My first thought is that 20% (or 2, so large margin for error) in the first post actually have higher CP at 100 rpm vs 60rpm. Any number of possibilities could explain the variation. Depending on how representative, the other subjects could not be highly trained and could have low self selected cadence–or a bunch of other possibilities.
yes, that was a good graph and I generally agree that is true for myself.
However, one of my best all-time threshold pacing efforts was 67rpm on a 10% grade. I have an opportunity to ride that grade again in a couple weeks, so that got me to thinking All my other short (20-min) and long (30-60 min) efforts are somewhat split between 80-82rpm and 88-90rpm.
Thanks for linking. Has been an interesting rabbit hole to dive down. I think the conclusions don’t change much on the applied side for our training/racing, but hopefully we can understand things to a deeper level.
On the other hand, a 9% difference in threshold from only changing cadence??
Very true! Important observation. There is a lot of variability here, but this is not the only study to show these directional results. All the refs I’ve provided are representative, not unique.
Yeah, like most exercise physiology research, it’s done on untrained male uni students, not trained athletes. I do think it’s important to draw a distinction between ‘exercise physiology’ and ‘sport science’ in terms of research objectives. This study was evaluating this particular intervention to gain insight into human physiology, not necessarily represent elite sport. Sometimes we have to grab the table scraps from the literature and extrapolate to our all-things-considered very niche application.
That being said, I don’t have a citation on-hand looking at CP/thresholds in trained+ cyclists, but my general synthesis is that (1) lower cadence = more efficient holds true pretty broadly, but more importantly (2) there is a ton of variability and interaction with workload, intensity, absolute forces, body anthropometrics, cycling experience, biomechanics… etc.
And anyway, our brain has already worked out what our optimal cadence is: the cadence we use when we’re not thinking about cadence
Yeah this is super important. Energetically optimal cadence, and freely-chosen cadence - which are two different things - both scale linearly with increasing workload.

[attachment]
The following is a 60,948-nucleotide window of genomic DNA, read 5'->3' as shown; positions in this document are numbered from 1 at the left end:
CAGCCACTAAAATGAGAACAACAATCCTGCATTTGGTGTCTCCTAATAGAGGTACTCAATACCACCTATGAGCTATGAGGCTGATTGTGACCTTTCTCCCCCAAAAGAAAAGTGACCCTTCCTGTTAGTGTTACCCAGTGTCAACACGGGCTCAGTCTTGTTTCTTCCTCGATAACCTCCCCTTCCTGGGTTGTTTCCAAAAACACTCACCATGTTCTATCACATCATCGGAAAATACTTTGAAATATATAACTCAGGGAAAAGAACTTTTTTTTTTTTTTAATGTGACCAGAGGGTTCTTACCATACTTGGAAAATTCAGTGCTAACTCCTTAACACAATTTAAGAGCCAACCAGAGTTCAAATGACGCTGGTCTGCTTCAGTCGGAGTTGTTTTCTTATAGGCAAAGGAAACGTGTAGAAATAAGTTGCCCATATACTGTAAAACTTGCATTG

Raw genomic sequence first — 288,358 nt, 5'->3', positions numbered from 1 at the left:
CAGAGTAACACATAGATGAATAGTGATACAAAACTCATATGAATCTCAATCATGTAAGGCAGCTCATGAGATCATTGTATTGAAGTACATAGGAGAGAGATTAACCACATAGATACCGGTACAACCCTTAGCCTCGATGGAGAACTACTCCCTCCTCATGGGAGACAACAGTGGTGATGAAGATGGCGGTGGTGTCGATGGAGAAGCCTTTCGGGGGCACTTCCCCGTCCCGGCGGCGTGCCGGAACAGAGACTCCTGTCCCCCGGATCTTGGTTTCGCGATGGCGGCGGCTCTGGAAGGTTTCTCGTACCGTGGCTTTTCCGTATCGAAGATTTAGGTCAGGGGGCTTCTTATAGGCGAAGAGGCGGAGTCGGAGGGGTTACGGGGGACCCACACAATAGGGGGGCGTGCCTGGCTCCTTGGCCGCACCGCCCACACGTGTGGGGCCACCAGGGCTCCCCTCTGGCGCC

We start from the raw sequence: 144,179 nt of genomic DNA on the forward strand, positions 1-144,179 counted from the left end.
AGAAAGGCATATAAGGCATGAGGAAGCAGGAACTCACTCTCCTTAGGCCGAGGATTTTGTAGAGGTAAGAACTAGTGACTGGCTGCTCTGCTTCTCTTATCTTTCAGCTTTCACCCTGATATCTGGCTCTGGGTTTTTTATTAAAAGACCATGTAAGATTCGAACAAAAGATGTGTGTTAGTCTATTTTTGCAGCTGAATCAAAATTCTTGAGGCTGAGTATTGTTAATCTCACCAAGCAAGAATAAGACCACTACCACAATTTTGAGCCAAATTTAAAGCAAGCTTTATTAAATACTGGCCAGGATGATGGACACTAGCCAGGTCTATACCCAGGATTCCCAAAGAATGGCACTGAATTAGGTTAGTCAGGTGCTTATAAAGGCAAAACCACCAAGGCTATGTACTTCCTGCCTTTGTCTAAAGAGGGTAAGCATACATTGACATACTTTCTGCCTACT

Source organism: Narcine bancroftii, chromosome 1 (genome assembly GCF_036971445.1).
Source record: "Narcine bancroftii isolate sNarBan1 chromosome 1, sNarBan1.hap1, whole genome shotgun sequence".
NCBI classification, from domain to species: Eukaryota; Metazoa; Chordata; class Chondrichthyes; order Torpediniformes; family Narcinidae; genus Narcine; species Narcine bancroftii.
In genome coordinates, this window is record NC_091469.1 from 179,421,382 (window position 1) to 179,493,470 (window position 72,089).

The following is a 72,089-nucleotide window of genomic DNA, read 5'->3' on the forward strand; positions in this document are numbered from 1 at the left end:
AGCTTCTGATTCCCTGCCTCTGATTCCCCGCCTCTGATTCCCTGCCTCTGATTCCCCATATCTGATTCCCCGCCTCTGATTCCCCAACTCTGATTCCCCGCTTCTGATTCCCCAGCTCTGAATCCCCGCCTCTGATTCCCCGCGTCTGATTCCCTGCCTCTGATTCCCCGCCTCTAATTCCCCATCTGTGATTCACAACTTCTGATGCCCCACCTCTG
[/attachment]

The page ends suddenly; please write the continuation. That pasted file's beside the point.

In fact, workload alone seems to explain >90% of variance in metabolic efficiency. Fibre contraction speed (which cadence is a large modifier to) is the next largest contributor, but it’s all marginal.
thanks for dropping in! Instinctively I lower cadence on fast tailwind sections because even surfing above/below threshold it seems to lower breathing & heart rate, so I can push longer and farther. Same for steep pitches but I’m low W/kg and am forced to drop cadence.
Very nice table! Yeah I wonder what the decision making is going into choosing gearing? Maybe some trackies can comment. Would love to hear Dan Bigham’s thoughts on this. Interestingly, he’s commented about choosing a (marginally) lower cadence at 95 vs 105 rpm
Curious to try lower next time and see how it feels. I’m nearly certain it will feel much harder for me. I do use a lower cadence indoors, often standing, for short Zwift racing climbs. But nothing like the 60rpm or lower you see some guys using in their Zwift streams.
That effort saw my lowest ever HR for a threshold effort. Normal HR-to-power on the ~6% 35-min climb that preceded it. The only thing unusual that day - my ride was delayed after a morning searching outside the hotel room for our “lost” cat. After 90 minutes of searching we went back to the room and opened the (unused) dresser drawer, and she was hiding behind the drawer But it was a lot of stress Maybe I need that type of stress before the next field test or pacing effort!
April 2020: 62-min tour-de-torque in pancake flatland (perfectly flat except for a freeway overpass)
With that many efforts, can you plot cadence vs power of 20min efforts? Or, what I’d find even more interesting:
Av power of 20 min effort / FTP at that time
Av cadence of effort / preferred cadence.
That is, normalise the power to your FTP to take out any shifts over time. And I’m wondering if you get a curve for cadence where being at preferred cadence results in max power.
Might also be interesting to see what it does to HR, to get an idea of the load on the body, but I’d worry HR is affected too much by temperature (time of the year), fatigue, etc.
I was talking to my coach about this today… Was doing a SS/threshold Wo (93 to 100 ftp, 4x10) and I usually struggle when trying to keep the cadence above the 85 pushing to 90s… Today I decided to go by cadence feeling and it settled about 79 for the 100s, 82 for 95 and 85 for 93%… the best i have felt doing these kind of wo in forever
I remember there was a trend for low cadence in IM tri for a while too.
It just seems to shift the load so much to the muscular side of things to me. I could turn the pedals over at 60-80rpm at 200W for a long time, but at 300+ I feel like I’m not “strong” enough and it just blows me up.
I found the same when I was a triathlete, I used to ride at a high cadence during the IM bike leg too to save my legs for the run. I just figured it was to do with build (not muscular enough)
Yes, I was rhinking you could plot cadence vs IF, for example. However I don’t think there is a trend observable in that dataset. It is probably not large enough, and the variability in cadence not that high.
If you look at HR vs IF or HR vs cadence, I guess the main point is that lower cadence leads to lower HR.
The last effort in that list seems to be some sort of outlier - IF is pretty high, cadence is high, but HR is relatively low. However this seems to be a short 8-min effort, which might not be comperable to the longer efforts